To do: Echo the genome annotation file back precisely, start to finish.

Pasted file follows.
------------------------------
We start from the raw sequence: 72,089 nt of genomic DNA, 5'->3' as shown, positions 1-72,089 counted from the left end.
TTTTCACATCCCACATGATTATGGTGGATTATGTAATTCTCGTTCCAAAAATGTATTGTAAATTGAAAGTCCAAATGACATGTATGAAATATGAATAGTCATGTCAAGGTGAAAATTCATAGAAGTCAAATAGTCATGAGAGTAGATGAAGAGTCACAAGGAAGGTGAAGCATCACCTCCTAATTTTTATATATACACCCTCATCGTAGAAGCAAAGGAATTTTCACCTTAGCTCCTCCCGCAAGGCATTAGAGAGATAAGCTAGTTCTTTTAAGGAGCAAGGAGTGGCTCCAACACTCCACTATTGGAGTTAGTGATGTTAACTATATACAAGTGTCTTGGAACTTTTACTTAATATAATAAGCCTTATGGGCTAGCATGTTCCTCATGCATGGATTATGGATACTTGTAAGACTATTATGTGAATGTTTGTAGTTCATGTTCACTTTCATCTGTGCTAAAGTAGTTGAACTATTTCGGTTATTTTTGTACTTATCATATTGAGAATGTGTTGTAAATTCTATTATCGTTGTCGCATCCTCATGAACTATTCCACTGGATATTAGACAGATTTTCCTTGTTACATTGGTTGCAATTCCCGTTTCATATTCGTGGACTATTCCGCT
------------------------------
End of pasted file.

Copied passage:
We start from the raw sequence: 72,089 nt of genomic DNA, 5'->3' as shown, positions 1-72,089 counted from the left end.
TTTTCACATCCCACATGATTATGGTGGATTATGTAATTCTCGTTCCAAAAATGTATTGTAAATTGAAAGTCCAAATGACATGTATGAAATATGAATAGTCATGTCAAGGTGAAAATTCATAGAAGTCAAATAGTCATGAGAGTAGATGAAGAGTCACAAGGAAGGTGAAGCATCACCTCCTAATTTTTATATATACACCCTCATCGTAGAAGCAAAGGAATTTTCACCTTAGCTCCTCCCGCAAGGCATTAGAGAGATAAGCTAGTTCTTTTAAGGAGCAAGGAGTGGCTCCAACACTCCACTATTGGAGTTAGTGATGTTAACTATATACAAGTGTCTTGGAACTTTTACTTAATATAATAAGCCTTATGGGCTAGCATGTTCCTCATGCATGGATTATGGATACTTGTAAGACTATTATGTGAATGTTTGTAGTTCATGTTCACTTTCATCTGTGCTAAAGTAGTTGAACTATTTCGGTTATTTTTGTACTTATCATATTGAGAATGTGTTGTAAATTCTATTATCGTTGTCGCATCCTCATGAACTATTCCACTGGATATTAGACAGATTTTCCTTGTTACATTGGTTGCAATTCCCGTTTCATATTCGTGGACTATTCCGCT